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After spending hours trying to figure out an error in my personal accounting spreadsheet, I could pin it up to one formula.

While this results in Zero

=((0,6-0,3-0,4)+(-0,3+0,8-0,4))

comparing it with Zero gives me false

=((0,6-0,3-0,4)+(-0,3+0,8-0,4))=0

What the heck am I missing?

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  • 3
    Have you never encountered the joys of floating point math?
    – ale
    Commented Jul 10, 2015 at 23:15
  • 1
    Yes I did (in the worse way) with Javascript. But don't Google Spreeadsheets math computation occurs server side?
    – bruno
    Commented Jul 10, 2015 at 23:19
  • Probably. I'm afraid I don't have an answer for you. I just found it a little funny that here's another domain where 0 != 0.
    – ale
    Commented Jul 10, 2015 at 23:21
  • 1
    Perhaps you could check if it's less than or equal to the smallest number. Commented Jul 11, 2015 at 23:50
  • "After spending hours trying to figure out an error in my personal accounting spreadsheet" - love that :D glad I'm not the only person who waste time this way ;)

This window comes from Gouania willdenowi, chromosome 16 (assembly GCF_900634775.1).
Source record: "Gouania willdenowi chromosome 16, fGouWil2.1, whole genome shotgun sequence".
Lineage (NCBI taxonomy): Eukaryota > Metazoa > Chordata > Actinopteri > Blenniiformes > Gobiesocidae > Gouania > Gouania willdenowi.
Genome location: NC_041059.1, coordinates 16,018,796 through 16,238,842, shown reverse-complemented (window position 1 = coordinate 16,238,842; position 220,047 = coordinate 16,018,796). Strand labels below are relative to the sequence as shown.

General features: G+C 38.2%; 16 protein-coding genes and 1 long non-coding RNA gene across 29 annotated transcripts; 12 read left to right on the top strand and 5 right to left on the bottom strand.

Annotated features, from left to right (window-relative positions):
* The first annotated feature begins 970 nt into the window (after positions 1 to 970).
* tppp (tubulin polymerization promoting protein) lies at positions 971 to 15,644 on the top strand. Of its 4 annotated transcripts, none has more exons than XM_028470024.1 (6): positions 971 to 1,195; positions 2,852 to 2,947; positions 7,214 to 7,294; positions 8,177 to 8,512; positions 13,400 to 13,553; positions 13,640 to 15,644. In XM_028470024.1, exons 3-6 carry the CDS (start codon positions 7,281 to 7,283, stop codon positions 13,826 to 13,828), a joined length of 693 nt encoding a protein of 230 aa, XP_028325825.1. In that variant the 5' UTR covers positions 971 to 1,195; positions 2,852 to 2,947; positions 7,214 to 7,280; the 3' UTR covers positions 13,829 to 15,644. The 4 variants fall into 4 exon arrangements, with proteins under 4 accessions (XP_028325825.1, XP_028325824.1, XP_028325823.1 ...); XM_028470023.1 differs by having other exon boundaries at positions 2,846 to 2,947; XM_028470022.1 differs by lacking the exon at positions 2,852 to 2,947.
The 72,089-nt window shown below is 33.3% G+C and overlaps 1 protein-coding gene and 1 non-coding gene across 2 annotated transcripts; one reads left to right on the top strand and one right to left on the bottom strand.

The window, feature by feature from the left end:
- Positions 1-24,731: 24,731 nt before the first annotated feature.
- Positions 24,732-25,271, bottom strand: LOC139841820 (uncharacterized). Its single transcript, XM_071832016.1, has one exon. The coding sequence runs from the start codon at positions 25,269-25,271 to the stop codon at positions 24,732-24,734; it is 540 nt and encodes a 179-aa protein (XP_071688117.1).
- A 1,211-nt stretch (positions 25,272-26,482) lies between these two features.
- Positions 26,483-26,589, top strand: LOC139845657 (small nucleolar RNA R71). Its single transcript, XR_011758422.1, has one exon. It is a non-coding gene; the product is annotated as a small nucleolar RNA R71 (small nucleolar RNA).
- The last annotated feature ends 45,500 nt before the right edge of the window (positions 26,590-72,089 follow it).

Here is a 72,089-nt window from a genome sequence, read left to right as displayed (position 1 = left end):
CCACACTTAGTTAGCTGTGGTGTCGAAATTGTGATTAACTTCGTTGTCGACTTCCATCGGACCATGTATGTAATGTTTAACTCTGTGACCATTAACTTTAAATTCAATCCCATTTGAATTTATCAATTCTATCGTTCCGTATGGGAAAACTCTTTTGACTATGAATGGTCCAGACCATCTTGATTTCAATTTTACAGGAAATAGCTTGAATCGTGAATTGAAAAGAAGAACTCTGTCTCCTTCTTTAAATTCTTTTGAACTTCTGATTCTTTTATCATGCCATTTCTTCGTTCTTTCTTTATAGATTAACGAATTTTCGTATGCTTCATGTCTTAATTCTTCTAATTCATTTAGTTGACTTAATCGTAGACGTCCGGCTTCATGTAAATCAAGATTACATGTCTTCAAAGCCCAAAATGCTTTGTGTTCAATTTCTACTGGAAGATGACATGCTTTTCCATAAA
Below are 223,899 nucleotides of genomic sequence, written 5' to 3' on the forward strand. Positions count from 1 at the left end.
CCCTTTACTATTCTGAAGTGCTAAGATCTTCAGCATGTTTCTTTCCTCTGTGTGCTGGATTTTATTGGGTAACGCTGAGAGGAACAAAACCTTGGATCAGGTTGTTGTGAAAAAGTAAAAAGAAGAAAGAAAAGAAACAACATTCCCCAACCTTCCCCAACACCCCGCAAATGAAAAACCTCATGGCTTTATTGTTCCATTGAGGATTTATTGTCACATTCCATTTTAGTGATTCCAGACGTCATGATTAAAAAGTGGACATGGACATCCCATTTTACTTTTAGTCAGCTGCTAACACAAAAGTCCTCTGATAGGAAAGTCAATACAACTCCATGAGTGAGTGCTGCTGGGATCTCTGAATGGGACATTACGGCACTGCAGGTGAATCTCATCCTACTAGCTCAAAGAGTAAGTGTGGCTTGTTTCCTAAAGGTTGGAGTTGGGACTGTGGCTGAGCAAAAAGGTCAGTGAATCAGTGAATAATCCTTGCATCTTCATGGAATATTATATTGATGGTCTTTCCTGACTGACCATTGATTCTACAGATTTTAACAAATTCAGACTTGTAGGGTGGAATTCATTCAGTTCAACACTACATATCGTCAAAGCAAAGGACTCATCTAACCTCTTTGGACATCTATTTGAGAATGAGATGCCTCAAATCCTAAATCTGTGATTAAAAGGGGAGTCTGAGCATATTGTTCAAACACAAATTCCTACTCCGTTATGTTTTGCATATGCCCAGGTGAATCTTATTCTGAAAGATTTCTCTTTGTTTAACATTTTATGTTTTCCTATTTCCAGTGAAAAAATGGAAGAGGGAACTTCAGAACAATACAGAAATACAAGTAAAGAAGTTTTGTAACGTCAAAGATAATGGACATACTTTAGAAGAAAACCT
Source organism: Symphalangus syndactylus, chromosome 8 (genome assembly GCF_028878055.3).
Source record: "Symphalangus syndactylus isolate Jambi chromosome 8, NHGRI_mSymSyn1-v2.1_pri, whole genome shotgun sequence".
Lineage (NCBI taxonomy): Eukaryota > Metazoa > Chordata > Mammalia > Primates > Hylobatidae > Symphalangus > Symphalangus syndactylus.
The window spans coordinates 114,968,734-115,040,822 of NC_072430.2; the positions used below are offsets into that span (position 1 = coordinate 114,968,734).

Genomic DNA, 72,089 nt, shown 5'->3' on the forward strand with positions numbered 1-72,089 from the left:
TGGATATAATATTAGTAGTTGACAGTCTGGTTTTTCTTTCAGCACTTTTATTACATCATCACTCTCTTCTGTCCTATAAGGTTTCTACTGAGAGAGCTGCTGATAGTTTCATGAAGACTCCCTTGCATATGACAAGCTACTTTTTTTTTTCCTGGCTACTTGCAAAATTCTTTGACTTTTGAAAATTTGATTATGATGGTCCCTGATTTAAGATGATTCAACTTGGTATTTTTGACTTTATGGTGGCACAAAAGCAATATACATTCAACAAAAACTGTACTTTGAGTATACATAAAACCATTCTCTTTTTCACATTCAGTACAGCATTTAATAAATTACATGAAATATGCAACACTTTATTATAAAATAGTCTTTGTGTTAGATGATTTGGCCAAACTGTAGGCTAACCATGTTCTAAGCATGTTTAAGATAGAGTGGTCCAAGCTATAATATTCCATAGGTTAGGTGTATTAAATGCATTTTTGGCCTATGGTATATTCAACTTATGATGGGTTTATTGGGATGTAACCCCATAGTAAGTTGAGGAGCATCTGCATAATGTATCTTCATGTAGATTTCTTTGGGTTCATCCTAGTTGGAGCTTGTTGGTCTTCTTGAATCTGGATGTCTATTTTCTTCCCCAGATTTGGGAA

– Line
    Commented Oct 19, 2018 at 7:51

1 Answer 1

8

Thanks to the wonders of floating-point arithmetics,

((0.6-0.3-0.4)+(-0.3+0.8-0.4))

evaluates to approximately -5.55e-17 in double precision. This holds in JavaScript as well as in Google Spreadsheets. It does not really matter whether the computation is client-side or server-side: what matters is the number format used. It appears that Google Sheets use double precision.

The solution is the same: avoid equality comparison for floating point numbers. In your case, changing the units by multiplying everything by 10 would avoid the problem.

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  • 1
    I mentioned "server-side" because Google could use arbitrary precision decimal numeric type from their favorite programming language within their servers.
    – bruno
    Commented Jul 13, 2015 at 18:24
  • There is a platform that uses decimal rather than binary floating point: HP48S. I worked out that the actual decimal digits are stored in packs of 4 bits, so a but wasteful as not all combinations of 4 bits are used. I remember that I experimented by changing the memory directly and even making digits more than 9.
    – Heimdall
    Commented Jun 17, 2018 at 9:29
  • My solution was to =FLOOR(B3+C2, 0.01) for working with currency Commented Jul 28, 2018 at 3:03

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